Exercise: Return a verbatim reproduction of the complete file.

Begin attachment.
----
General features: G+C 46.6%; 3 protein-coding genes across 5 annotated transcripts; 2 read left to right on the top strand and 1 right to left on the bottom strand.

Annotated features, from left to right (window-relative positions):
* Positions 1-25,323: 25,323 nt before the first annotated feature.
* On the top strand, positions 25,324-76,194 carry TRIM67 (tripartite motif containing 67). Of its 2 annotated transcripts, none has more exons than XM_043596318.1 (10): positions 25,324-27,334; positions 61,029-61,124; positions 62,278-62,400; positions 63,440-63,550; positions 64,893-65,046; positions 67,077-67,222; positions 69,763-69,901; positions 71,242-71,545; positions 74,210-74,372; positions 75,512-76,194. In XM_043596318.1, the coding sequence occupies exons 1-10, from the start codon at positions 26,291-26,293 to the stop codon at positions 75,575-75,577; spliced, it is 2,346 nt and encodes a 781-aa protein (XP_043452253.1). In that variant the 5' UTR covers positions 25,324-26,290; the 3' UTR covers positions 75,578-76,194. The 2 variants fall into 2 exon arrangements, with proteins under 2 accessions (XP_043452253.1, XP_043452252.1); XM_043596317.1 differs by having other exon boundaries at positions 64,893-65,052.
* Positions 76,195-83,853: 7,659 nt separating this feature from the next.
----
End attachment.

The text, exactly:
General features: G+C 46.6%; 3 protein-coding genes across 5 annotated transcripts; 2 read left to right on the top strand and 1 right to left on the bottom strand.

Annotated features, from left to right (window-relative positions):
* Positions 1-25,323: 25,323 nt before the first annotated feature.
* On the top strand, positions 25,324-76,194 carry TRIM67 (tripartite motif containing 67). Of its 2 annotated transcripts, none has more exons than XM_043596318.1 (10): positions 25,324-27,334; positions 61,029-61,124; positions 62,278-62,400; positions 63,440-63,550; positions 64,893-65,046; positions 67,077-67,222; positions 69,763-69,901; positions 71,242-71,545; positions 74,210-74,372; positions 75,512-76,194. In XM_043596318.1, the coding sequence occupies exons 1-10, from the start codon at positions 26,291-26,293 to the stop codon at positions 75,575-75,577; spliced, it is 2,346 nt and encodes a 781-aa protein (XP_043452253.1). In that variant the 5' UTR covers positions 25,324-26,290; the 3' UTR covers positions 75,578-76,194. The 2 variants fall into 2 exon arrangements, with proteins under 2 accessions (XP_043452253.1, XP_043452252.1); XM_043596317.1 differs by having other exon boundaries at positions 64,893-65,052.
* Positions 76,195-83,853: 7,659 nt separating this feature from the next.